Director's Update for April 2020

Nick Monk: Smiling man with brown hair and tailored blue jacket.
Nick Monk, CTT Director

Hello again, and welcome to the CTT! I’m Nick Monk, Director of the CTT, and I’m in the privileged position of leading a team of dedicated and creative individuals who continue to generate a range of materials designed to support all our instructors in every college and school in the university. I want to share with you some of the things the CTT is doing at the moment, and also write a little about communication and connection – the things I immediately think of when I read this poem by Joy Harjo:

Remember the earth whose skin you are:
red earth, black earth, yellow earth, white earth
brown earth, we are earth.
Remember the plants, trees, animal life who all have their
tribes, their families, their histories, too. Talk to them,
listen to them. They are alive poems.

Joy Harjo in “Remember”

Harjo’s poem seems made for challenging times and reminds us that connection and communication are more important than ever in the present moment. If we imagine the university as a vast organic network then the human connection is what creates it, and human communication sustains it. Without connection and communication, nothing can function. This may seem an obvious point, but I believe it is one that is worth reiterating time and again as we face these uncertain times. Teaching for me has always been about the relationship between instructor, material, and student that we sometimes call ‘rapport,’ but is composed of both connection and communication. Sean Michael Morris, Director of the Digital Pedagogy Lab at the School of Education and Human Development, University of Colorado Denver, expresses it best, I feel, as we seek to maintain, form, or develop relationships with our students online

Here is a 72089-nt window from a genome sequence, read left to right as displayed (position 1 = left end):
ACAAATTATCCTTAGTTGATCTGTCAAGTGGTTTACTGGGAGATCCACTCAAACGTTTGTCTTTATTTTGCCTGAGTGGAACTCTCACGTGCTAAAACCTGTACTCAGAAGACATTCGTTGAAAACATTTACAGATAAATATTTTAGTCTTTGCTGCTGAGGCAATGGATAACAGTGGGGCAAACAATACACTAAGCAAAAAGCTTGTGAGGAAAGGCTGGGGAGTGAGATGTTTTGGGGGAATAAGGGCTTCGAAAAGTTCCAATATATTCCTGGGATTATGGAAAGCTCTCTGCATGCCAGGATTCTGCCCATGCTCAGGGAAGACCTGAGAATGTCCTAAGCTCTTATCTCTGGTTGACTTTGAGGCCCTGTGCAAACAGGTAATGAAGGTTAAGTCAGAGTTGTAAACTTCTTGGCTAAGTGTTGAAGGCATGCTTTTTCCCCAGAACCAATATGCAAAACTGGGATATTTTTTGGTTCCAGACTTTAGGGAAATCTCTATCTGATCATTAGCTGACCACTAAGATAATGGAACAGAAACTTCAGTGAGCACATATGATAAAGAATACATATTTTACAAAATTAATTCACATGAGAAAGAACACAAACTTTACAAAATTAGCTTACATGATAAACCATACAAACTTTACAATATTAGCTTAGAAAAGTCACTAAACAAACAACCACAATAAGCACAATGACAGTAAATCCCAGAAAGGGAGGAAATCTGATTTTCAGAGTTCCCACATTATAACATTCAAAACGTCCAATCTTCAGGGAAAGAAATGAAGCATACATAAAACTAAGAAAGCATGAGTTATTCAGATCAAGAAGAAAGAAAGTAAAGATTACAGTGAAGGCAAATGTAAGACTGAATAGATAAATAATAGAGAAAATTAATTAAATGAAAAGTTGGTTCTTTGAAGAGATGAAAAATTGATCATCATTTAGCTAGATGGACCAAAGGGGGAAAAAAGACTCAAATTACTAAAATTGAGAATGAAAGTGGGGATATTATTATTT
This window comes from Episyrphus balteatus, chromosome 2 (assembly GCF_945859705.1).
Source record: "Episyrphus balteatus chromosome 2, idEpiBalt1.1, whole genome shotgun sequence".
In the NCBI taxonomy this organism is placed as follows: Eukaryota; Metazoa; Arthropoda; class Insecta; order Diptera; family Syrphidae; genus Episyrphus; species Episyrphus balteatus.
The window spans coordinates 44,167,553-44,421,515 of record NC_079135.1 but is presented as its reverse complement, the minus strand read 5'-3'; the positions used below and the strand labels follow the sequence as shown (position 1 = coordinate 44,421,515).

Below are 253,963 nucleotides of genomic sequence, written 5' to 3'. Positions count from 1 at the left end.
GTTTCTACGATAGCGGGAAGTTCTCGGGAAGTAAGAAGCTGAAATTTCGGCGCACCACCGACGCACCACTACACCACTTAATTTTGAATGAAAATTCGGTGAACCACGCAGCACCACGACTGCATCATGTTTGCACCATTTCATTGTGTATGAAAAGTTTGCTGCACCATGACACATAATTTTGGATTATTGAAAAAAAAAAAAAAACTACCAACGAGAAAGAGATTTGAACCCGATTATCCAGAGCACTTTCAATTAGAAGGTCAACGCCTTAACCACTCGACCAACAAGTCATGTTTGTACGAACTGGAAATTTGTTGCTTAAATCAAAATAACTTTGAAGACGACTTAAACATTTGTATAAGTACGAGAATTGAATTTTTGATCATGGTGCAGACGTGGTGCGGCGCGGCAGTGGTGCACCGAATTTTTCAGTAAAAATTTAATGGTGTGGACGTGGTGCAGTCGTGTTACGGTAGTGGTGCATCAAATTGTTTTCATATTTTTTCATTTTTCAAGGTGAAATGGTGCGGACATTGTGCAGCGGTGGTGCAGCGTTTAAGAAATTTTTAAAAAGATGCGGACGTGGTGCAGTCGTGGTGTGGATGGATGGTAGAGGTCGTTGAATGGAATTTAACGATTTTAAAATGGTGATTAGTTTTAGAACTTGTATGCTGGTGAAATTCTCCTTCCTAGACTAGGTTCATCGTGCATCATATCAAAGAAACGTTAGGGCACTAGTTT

[A] transformative digital pedagogy is one which looks first at the relationship between teacher and student, and at the multivalent ways that learning flows between them. Paulo Freire named parties in a classroom “teacher-student” and “student-teacher” to better embody the nature of a cooperative learning experience; and it is this learning experience, one that centers the collaboration, communication, and understanding between teachers and students, that can open our eyes to a unique digital pedagogy. That pedagogy is one which favors the person and not the technology, humanization instead of digitization. That pedagogy, founded on ideals of equity, agency, and critical consciousness, is a critical digital pedagogy.

The CTT’s response to the immediate needs of the university in simply helping instructors to pivot to remote teaching is nearly ended. We look, therefore, first at the summer, then the fall, as we seek to support the University of Nebraska-Lincolns’s ambitions to be a leader in fulfilling its mission in the current crisis. With these objectives in mind the CTT has created a revised Summer Institute for Online Teaching The SIOT (for short) has two iterations in May and is condensed into two-week sessions, reduced from the normal six weeks. The objective, alongside a review of certain basic approaches and technologies, is to help instructors create a “co-operative learning experience” for their online classes. We have received over 300 registrations for the course, as we look forward to developing more and more resources to support our colleagues and bind us together in collaborating to help our students stay successful.

Site Section